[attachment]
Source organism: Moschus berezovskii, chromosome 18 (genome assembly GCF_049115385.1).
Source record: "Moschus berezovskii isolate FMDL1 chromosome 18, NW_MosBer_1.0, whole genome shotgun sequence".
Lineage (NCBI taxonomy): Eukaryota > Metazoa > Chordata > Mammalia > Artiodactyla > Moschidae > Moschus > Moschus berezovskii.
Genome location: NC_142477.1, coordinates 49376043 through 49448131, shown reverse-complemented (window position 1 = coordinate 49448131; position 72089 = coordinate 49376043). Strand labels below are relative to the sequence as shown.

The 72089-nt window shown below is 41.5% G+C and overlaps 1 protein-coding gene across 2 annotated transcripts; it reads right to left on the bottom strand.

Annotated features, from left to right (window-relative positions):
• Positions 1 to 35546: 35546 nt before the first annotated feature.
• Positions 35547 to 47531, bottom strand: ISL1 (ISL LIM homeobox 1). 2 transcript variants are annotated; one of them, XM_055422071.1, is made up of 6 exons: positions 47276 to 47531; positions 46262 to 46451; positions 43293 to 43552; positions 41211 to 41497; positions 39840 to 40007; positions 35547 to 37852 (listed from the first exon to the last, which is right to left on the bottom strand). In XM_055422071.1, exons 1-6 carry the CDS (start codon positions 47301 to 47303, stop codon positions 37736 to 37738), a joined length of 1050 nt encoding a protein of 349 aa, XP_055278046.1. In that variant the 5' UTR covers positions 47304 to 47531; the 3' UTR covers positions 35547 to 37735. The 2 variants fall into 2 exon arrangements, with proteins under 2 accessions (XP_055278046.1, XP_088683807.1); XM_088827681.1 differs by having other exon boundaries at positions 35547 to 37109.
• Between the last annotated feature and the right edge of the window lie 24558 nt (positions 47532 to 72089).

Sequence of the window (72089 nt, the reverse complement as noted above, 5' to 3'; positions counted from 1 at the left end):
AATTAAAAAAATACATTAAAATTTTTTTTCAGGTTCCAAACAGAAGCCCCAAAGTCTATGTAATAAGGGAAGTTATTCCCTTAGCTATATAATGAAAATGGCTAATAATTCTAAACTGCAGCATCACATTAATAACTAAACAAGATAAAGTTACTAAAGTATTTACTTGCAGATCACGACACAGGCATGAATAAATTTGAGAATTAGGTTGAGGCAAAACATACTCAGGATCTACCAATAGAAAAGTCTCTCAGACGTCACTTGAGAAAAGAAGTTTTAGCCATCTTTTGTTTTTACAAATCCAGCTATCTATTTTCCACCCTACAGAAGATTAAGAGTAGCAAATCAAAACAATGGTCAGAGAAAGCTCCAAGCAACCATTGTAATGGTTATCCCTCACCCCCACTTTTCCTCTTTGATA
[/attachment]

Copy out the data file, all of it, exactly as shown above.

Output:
Source organism: Moschus berezovskii, chromosome 18 (genome assembly GCF_049115385.1).
Source record: "Moschus berezovskii isolate FMDL1 chromosome 18, NW_MosBer_1.0, whole genome shotgun sequence".
Lineage (NCBI taxonomy): Eukaryota > Metazoa > Chordata > Mammalia > Artiodactyla > Moschidae > Moschus > Moschus berezovskii.
Genome location: NC_142477.1, coordinates 49376043 through 49448131, shown reverse-complemented (window position 1 = coordinate 49448131; position 72089 = coordinate 49376043). Strand labels below are relative to the sequence as shown.

The 72089-nt window shown below is 41.5% G+C and overlaps 1 protein-coding gene across 2 annotated transcripts; it reads right to left on the bottom strand.

Annotated features, from left to right (window-relative positions):
• Positions 1 to 35546: 35546 nt before the first annotated feature.
• Positions 35547 to 47531, bottom strand: ISL1 (ISL LIM homeobox 1). 2 transcript variants are annotated; one of them, XM_055422071.1, is made up of 6 exons: positions 47276 to 47531; positions 46262 to 46451; positions 43293 to 43552; positions 41211 to 41497; positions 39840 to 40007; positions 35547 to 37852 (listed from the first exon to the last, which is right to left on the bottom strand). In XM_055422071.1, exons 1-6 carry the CDS (start codon positions 47301 to 47303, stop codon positions 37736 to 37738), a joined length of 1050 nt encoding a protein of 349 aa, XP_055278046.1. In that variant the 5' UTR covers positions 47304 to 47531; the 3' UTR covers positions 35547 to 37735. The 2 variants fall into 2 exon arrangements, with proteins under 2 accessions (XP_055278046.1, XP_088683807.1); XM_088827681.1 differs by having other exon boundaries at positions 35547 to 37109.
• Between the last annotated feature and the right edge of the window lie 24558 nt (positions 47532 to 72089).

Sequence of the window (72089 nt, the reverse complement as noted above, 5' to 3'; positions counted from 1 at the left end):
AATTAAAAAAATACATTAAAATTTTTTTTCAGGTTCCAAACAGAAGCCCCAAAGTCTATGTAATAAGGGAAGTTATTCCCTTAGCTATATAATGAAAATGGCTAATAATTCTAAACTGCAGCATCACATTAATAACTAAACAAGATAAAGTTACTAAAGTATTTACTTGCAGATCACGACACAGGCATGAATAAATTTGAGAATTAGGTTGAGGCAAAACATACTCAGGATCTACCAATAGAAAAGTCTCTCAGACGTCACTTGAGAAAAGAAGTTTTAGCCATCTTTTGTTTTTACAAATCCAGCTATCTATTTTCCACCCTACAGAAGATTAAGAGTAGCAAATCAAAACAATGGTCAGAGAAAGCTCCAAGCAACCATTGTAATGGTTATCCCTCACCCCCACTTTTCCTCTTTGATA